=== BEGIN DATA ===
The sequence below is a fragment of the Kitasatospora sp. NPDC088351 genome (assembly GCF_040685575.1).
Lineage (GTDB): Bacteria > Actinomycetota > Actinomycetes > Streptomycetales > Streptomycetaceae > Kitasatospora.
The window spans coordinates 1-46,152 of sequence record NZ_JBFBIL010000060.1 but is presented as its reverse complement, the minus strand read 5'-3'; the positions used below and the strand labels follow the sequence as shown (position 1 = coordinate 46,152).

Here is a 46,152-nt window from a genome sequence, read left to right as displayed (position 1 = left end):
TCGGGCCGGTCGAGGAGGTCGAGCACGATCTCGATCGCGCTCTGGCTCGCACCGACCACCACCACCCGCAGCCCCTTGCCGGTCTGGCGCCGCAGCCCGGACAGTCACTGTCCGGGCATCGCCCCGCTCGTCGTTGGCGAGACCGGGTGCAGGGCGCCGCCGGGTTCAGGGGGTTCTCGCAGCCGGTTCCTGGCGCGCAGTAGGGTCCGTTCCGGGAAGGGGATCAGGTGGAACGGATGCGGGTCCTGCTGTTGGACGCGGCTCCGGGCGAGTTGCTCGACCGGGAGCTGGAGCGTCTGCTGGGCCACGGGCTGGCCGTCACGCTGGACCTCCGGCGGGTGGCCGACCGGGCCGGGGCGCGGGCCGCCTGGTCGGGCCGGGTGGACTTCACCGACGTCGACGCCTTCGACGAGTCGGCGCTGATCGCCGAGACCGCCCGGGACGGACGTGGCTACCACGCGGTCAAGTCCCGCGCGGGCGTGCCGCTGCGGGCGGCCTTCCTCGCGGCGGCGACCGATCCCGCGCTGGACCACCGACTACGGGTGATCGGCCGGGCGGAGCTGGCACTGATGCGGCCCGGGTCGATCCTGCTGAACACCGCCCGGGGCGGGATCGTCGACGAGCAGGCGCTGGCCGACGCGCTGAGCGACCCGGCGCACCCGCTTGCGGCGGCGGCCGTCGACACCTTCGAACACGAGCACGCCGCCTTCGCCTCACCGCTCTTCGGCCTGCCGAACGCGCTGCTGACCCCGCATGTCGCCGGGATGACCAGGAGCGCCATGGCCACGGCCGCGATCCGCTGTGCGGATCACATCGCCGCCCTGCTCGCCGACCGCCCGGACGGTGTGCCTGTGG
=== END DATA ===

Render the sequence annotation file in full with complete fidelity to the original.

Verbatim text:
The sequence below is a fragment of the Kitasatospora sp. NPDC088351 genome (assembly GCF_040685575.1).
Lineage (GTDB): Bacteria > Actinomycetota > Actinomycetes > Streptomycetales > Streptomycetaceae > Kitasatospora.
The window spans coordinates 1-46,152 of sequence record NZ_JBFBIL010000060.1 but is presented as its reverse complement, the minus strand read 5'-3'; the positions used below and the strand labels follow the sequence as shown (position 1 = coordinate 46,152).

Here is a 46,152-nt window from a genome sequence, read left to right as displayed (position 1 = left end):
TCGGGCCGGTCGAGGAGGTCGAGCACGATCTCGATCGCGCTCTGGCTCGCACCGACCACCACCACCCGCAGCCCCTTGCCGGTCTGGCGCCGCAGCCCGGACAGTCACTGTCCGGGCATCGCCCCGCTCGTCGTTGGCGAGACCGGGTGCAGGGCGCCGCCGGGTTCAGGGGGTTCTCGCAGCCGGTTCCTGGCGCGCAGTAGGGTCCGTTCCGGGAAGGGGATCAGGTGGAACGGATGCGGGTCCTGCTGTTGGACGCGGCTCCGGGCGAGTTGCTCGACCGGGAGCTGGAGCGTCTGCTGGGCCACGGGCTGGCCGTCACGCTGGACCTCCGGCGGGTGGCCGACCGGGCCGGGGCGCGGGCCGCCTGGTCGGGCCGGGTGGACTTCACCGACGTCGACGCCTTCGACGAGTCGGCGCTGATCGCCGAGACCGCCCGGGACGGACGTGGCTACCACGCGGTCAAGTCCCGCGCGGGCGTGCCGCTGCGGGCGGCCTTCCTCGCGGCGGCGACCGATCCCGCGCTGGACCACCGACTACGGGTGATCGGCCGGGCGGAGCTGGCACTGATGCGGCCCGGGTCGATCCTGCTGAACACCGCCCGGGGCGGGATCGTCGACGAGCAGGCGCTGGCCGACGCGCTGAGCGACCCGGCGCACCCGCTTGCGGCGGCGGCCGTCGACACCTTCGAACACGAGCACGCCGCCTTCGCCTCACCGCTCTTCGGCCTGCCGAACGCGCTGCTGACCCCGCATGTCGCCGGGATGACCAGGAGCGCCATGGCCACGGCCGCGATCCGCTGTGCGGATCACATCGCCGCCCTGCTCGCCGACCGCCCGGACGGTGTGCCTGTGG